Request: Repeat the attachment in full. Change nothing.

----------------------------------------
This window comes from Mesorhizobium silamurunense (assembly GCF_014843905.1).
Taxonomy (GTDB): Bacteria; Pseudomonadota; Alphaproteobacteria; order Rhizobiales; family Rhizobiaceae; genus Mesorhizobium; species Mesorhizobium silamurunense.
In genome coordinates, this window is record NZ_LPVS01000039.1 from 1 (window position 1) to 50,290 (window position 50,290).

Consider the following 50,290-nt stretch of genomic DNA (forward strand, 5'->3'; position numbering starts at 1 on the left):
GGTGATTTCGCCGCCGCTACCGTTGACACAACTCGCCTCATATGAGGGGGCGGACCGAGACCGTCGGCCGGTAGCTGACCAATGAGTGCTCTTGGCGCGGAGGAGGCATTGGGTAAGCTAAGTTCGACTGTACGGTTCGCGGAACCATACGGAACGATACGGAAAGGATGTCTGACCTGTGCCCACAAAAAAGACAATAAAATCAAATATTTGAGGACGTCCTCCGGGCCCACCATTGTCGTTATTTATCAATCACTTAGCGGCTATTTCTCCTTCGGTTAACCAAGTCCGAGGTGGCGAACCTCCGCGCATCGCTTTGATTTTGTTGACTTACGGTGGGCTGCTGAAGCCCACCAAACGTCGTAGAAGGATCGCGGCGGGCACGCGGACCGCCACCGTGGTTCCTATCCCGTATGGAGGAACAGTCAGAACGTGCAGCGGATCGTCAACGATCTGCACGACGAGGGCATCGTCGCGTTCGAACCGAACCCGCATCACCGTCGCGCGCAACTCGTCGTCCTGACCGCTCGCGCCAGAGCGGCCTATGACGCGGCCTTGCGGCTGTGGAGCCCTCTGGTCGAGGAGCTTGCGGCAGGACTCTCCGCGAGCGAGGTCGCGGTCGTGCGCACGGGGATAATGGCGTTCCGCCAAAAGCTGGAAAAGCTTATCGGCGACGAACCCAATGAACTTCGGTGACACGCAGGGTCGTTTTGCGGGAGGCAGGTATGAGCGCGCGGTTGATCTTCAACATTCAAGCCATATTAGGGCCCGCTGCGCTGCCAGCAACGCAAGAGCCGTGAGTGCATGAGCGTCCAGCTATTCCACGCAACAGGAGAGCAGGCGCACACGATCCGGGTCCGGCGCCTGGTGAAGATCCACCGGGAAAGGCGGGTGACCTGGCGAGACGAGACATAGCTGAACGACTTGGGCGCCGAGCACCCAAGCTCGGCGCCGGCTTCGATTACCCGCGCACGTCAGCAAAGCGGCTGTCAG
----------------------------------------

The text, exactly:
This window comes from Mesorhizobium silamurunense (assembly GCF_014843905.1).
Taxonomy (GTDB): Bacteria; Pseudomonadota; Alphaproteobacteria; order Rhizobiales; family Rhizobiaceae; genus Mesorhizobium; species Mesorhizobium silamurunense.
In genome coordinates, this window is record NZ_LPVS01000039.1 from 1 (window position 1) to 50,290 (window position 50,290).

Consider the following 50,290-nt stretch of genomic DNA (forward strand, 5'->3'; position numbering starts at 1 on the left):
GGTGATTTCGCCGCCGCTACCGTTGACACAACTCGCCTCATATGAGGGGGCGGACCGAGACCGTCGGCCGGTAGCTGACCAATGAGTGCTCTTGGCGCGGAGGAGGCATTGGGTAAGCTAAGTTCGACTGTACGGTTCGCGGAACCATACGGAACGATACGGAAAGGATGTCTGACCTGTGCCCACAAAAAAGACAATAAAATCAAATATTTGAGGACGTCCTCCGGGCCCACCATTGTCGTTATTTATCAATCACTTAGCGGCTATTTCTCCTTCGGTTAACCAAGTCCGAGGTGGCGAACCTCCGCGCATCGCTTTGATTTTGTTGACTTACGGTGGGCTGCTGAAGCCCACCAAACGTCGTAGAAGGATCGCGGCGGGCACGCGGACCGCCACCGTGGTTCCTATCCCGTATGGAGGAACAGTCAGAACGTGCAGCGGATCGTCAACGATCTGCACGACGAGGGCATCGTCGCGTTCGAACCGAACCCGCATCACCGTCGCGCGCAACTCGTCGTCCTGACCGCTCGCGCCAGAGCGGCCTATGACGCGGCCTTGCGGCTGTGGAGCCCTCTGGTCGAGGAGCTTGCGGCAGGACTCTCCGCGAGCGAGGTCGCGGTCGTGCGCACGGGGATAATGGCGTTCCGCCAAAAGCTGGAAAAGCTTATCGGCGACGAACCCAATGAACTTCGGTGACACGCAGGGTCGTTTTGCGGGAGGCAGGTATGAGCGCGCGGTTGATCTTCAACATTCAAGCCATATTAGGGCCCGCTGCGCTGCCAGCAACGCAAGAGCCGTGAGTGCATGAGCGTCCAGCTATTCCACGCAACAGGAGAGCAGGCGCACACGATCCGGGTCCGGCGCCTGGTGAAGATCCACCGGGAAAGGCGGGTGACCTGGCGAGACGAGACATAGCTGAACGACTTGGGCGCCGAGCACCCAAGCTCGGCGCCGGCTTCGATTACCCGCGCACGTCAGCAAAGCGGCTGTCAG